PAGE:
Rabbi Harold Kushner, author of the book When Bad Things Happen to Good People, asserts that “God is moral,” but “nature as not. Nature is value-free. It can’t tell the role between the deserving the undeserving. God’s role is not to decide where the hurricane goes and how severe it is. God’s role is to motivate people to help neighbors and improve methods to predict hurricanes. God is found not in the problem, but in the resilience.”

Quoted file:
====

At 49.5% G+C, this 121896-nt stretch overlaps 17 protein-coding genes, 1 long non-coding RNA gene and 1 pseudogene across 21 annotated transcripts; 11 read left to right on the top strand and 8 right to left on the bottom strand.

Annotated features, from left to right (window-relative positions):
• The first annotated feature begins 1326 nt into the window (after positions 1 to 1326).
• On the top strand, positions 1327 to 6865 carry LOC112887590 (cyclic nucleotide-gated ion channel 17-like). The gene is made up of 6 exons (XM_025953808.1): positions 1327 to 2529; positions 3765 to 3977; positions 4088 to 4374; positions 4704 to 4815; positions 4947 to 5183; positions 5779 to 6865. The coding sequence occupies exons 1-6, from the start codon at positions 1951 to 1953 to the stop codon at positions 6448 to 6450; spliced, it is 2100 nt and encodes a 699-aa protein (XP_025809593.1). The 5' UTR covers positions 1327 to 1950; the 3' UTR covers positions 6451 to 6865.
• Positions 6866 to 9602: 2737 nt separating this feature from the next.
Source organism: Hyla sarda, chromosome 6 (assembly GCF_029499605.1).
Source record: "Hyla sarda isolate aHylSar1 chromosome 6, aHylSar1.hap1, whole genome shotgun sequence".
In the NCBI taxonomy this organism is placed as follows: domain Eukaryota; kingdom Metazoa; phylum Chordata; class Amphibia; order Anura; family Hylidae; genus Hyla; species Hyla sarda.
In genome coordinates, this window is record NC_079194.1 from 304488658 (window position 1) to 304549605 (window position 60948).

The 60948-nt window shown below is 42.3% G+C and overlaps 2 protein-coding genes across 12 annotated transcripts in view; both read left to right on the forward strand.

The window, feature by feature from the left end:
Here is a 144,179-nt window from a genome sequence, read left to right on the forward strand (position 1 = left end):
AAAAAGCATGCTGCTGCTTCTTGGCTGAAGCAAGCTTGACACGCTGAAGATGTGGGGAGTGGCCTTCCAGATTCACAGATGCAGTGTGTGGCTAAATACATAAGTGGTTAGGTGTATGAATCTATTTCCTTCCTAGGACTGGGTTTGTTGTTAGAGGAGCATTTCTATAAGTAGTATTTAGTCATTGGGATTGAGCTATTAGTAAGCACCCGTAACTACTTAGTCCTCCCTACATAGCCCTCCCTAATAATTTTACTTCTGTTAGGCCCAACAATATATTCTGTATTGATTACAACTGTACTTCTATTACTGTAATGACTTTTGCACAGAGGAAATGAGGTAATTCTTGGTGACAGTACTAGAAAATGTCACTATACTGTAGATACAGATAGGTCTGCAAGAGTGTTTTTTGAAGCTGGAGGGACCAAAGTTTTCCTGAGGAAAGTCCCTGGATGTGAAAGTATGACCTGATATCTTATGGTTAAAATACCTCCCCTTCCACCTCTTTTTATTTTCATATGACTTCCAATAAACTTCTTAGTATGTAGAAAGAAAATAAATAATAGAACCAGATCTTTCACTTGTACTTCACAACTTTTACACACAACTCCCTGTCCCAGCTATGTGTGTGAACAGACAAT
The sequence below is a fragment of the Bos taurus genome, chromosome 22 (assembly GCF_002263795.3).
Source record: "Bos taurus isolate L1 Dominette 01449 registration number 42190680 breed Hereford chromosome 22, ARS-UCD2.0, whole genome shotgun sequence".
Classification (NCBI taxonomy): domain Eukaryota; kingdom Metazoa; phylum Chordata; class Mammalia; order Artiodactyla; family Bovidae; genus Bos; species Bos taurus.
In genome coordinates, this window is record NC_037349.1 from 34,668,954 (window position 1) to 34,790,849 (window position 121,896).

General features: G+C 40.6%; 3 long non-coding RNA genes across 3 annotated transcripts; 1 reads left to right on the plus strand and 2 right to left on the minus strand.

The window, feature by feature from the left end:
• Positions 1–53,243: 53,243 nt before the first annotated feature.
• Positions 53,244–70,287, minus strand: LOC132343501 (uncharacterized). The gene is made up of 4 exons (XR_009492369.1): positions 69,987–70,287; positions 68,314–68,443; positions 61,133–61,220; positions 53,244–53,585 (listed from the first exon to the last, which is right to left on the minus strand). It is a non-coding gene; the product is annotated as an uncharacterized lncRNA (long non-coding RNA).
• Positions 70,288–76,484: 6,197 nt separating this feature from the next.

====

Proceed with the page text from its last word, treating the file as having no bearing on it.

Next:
I don’t disagree with this. It makes me feel better about a God who presumably is more powerful than nature. But as the Creator of heaven and earth, hurricanes and storm surges still fall under his watch. So where was God? The best theologians have been able to offer by way of apology is what’s called the “free-will defense.” It goes something like this: The Trinitarian God who exists in eternal relationship as Father, Son and Holy Spirit desires a relationship of love with his creatures, but cannot coerce it and still call it love. Love by definition must be freely given and freely received, which means that it can also be freely rejected. Could not God simply force his creatures to use their freedom appropriately? No, because a person is not truly free if they are not free to choose wrongly. Ergo the rub. God allows for his people’s rejection and subsequent sin in order to have genuine relationship with them.